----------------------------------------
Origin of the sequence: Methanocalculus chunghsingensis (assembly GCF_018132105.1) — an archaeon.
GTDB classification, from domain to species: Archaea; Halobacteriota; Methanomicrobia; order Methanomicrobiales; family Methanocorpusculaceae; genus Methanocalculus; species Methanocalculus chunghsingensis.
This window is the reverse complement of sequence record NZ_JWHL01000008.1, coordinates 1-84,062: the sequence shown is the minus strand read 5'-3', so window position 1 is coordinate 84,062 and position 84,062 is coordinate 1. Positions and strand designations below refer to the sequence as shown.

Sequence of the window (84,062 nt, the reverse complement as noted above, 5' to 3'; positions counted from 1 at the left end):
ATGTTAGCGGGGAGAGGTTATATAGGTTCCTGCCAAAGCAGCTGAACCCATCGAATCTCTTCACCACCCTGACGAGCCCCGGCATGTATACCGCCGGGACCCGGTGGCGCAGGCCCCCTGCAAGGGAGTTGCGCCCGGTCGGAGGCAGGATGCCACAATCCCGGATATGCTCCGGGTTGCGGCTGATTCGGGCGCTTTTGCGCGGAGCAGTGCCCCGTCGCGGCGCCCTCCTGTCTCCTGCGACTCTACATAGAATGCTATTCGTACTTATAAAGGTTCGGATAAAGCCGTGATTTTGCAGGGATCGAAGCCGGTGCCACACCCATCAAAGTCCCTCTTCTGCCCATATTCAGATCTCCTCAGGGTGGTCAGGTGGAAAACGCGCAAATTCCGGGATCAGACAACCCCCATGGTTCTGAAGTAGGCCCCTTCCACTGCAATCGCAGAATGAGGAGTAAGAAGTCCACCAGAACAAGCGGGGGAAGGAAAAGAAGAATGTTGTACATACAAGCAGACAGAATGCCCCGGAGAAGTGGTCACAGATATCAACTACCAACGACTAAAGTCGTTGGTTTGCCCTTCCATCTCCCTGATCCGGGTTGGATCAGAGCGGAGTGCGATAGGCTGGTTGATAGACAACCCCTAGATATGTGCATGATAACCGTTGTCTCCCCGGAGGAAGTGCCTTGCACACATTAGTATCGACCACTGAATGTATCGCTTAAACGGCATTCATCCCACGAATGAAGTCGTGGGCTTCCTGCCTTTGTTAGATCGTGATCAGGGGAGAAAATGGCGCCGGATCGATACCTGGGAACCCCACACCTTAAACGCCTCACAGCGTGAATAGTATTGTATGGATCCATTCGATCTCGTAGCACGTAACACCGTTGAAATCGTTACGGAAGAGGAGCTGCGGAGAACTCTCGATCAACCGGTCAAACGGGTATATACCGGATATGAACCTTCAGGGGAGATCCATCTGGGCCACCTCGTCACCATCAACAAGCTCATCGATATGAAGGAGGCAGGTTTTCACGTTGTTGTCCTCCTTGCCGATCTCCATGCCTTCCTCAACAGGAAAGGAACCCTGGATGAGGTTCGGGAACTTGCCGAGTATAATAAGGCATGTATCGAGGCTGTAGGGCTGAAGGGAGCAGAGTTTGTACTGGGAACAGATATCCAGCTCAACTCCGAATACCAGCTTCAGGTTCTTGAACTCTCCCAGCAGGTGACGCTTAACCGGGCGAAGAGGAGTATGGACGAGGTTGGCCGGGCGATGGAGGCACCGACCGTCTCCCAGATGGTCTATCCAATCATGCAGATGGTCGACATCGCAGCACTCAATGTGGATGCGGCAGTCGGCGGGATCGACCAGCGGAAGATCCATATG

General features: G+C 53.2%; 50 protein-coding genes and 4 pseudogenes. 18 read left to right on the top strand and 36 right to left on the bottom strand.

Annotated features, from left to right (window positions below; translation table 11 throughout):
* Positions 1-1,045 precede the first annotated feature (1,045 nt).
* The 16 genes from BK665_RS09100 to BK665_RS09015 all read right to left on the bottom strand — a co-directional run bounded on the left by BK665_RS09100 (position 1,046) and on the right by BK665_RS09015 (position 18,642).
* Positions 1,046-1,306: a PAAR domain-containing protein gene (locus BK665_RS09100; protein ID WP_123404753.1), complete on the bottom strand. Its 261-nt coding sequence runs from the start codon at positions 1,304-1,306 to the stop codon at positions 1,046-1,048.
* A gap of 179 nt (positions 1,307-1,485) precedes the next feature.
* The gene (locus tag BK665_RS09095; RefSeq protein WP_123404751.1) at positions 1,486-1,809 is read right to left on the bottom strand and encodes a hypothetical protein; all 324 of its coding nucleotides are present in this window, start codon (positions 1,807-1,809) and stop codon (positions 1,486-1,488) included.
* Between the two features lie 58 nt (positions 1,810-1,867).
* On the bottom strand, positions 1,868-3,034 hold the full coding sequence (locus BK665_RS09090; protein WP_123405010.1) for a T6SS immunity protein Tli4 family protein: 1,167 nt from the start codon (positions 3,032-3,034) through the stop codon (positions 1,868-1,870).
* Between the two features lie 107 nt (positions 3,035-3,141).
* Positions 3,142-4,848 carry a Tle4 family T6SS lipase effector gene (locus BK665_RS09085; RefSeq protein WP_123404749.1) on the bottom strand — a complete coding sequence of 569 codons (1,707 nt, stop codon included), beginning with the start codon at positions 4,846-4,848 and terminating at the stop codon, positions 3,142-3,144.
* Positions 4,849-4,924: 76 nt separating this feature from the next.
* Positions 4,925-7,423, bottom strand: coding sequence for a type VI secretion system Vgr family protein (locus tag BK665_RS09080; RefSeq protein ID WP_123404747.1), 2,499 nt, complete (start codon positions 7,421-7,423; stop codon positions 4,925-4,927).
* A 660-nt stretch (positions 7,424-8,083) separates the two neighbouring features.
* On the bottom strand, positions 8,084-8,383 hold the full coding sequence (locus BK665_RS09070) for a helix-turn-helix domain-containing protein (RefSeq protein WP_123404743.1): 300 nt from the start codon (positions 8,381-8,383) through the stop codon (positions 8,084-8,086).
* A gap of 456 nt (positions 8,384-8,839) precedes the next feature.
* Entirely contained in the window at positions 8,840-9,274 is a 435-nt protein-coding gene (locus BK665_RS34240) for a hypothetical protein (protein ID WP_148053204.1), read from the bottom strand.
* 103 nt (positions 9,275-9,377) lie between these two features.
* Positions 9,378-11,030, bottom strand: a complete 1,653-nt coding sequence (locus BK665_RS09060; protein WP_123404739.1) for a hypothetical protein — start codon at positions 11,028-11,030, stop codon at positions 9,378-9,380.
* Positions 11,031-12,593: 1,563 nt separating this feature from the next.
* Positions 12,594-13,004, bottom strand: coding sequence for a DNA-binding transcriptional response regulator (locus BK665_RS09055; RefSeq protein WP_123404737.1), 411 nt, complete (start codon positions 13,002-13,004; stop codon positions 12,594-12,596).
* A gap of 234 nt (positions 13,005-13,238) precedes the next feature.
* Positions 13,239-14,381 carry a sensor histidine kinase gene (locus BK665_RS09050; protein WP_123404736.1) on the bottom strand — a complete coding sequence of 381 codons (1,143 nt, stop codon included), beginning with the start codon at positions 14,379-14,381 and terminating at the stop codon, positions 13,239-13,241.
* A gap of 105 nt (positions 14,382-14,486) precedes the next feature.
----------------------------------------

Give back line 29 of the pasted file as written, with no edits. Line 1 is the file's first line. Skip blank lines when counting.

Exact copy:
* A gap of 105 nt (positions 14,382-14,486) precedes the next feature.